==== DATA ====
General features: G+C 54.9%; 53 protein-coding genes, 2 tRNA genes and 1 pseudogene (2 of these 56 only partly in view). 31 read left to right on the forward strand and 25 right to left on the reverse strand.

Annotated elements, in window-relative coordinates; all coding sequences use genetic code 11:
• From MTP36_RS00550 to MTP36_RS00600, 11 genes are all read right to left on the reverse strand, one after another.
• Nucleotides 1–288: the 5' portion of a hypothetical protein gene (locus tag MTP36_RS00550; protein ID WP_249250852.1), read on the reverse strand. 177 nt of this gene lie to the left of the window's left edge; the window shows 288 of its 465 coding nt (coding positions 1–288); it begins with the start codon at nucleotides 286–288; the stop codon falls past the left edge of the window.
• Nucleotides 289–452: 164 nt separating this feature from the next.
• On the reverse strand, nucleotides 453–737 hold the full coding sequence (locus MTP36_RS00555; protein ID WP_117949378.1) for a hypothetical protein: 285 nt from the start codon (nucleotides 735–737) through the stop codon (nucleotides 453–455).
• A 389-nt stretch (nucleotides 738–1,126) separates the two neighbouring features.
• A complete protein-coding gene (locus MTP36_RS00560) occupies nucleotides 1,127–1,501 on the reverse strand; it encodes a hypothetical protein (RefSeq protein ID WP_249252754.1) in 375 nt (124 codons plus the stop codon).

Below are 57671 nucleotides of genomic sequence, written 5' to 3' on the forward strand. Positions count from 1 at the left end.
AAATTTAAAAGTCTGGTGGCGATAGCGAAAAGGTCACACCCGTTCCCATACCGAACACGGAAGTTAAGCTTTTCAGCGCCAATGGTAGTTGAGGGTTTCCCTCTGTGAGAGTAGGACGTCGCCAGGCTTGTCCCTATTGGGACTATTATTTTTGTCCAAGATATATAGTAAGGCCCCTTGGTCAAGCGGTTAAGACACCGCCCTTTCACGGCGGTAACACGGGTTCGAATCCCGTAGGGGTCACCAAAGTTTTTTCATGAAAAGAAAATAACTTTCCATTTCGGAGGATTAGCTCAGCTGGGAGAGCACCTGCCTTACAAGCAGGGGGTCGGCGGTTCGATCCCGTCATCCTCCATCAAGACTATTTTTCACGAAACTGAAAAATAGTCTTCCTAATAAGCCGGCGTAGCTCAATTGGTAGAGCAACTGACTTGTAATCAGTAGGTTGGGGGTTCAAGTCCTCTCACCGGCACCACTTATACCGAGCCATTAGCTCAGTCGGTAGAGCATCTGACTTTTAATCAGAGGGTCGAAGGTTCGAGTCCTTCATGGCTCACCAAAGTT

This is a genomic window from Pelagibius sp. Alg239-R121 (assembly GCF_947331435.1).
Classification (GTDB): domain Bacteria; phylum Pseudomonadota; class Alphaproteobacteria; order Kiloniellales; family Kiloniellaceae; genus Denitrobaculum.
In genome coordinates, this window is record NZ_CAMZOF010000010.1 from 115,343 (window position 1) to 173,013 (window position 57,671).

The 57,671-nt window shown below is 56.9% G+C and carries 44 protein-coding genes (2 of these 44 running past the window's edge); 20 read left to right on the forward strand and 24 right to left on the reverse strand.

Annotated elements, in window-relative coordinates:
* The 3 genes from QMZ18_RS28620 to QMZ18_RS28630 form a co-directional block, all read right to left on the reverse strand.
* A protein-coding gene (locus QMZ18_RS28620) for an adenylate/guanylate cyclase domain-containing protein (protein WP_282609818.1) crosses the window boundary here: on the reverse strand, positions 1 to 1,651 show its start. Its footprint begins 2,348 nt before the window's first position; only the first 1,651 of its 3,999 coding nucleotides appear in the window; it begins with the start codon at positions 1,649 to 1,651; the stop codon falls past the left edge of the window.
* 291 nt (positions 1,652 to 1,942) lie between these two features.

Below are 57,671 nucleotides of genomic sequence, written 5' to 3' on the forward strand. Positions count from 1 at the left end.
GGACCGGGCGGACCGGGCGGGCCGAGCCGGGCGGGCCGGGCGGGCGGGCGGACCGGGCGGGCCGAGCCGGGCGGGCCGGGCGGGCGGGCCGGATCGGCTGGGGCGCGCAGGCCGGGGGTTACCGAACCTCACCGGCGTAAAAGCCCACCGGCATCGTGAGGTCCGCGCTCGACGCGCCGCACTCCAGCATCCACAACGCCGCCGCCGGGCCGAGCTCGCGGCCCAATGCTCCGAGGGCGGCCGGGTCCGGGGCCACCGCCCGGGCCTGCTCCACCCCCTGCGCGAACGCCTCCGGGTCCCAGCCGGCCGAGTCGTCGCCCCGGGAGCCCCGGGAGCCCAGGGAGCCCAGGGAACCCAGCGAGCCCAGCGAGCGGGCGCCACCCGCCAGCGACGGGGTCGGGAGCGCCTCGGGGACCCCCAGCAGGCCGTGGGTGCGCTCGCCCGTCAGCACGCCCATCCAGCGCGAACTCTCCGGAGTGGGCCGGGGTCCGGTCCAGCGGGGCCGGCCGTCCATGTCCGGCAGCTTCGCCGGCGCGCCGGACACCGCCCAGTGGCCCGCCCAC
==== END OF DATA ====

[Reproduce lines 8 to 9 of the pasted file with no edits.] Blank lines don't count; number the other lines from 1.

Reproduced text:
• A complete protein-coding gene (locus MTP36_RS00560) occupies nucleotides 1,127–1,501 on the reverse strand; it encodes a hypothetical protein (RefSeq protein ID WP_249252754.1) in 375 nt (124 codons plus the stop codon).

Below are 57671 nucleotides of genomic sequence, written 5' to 3' on the forward strand. Positions count from 1 at the left end.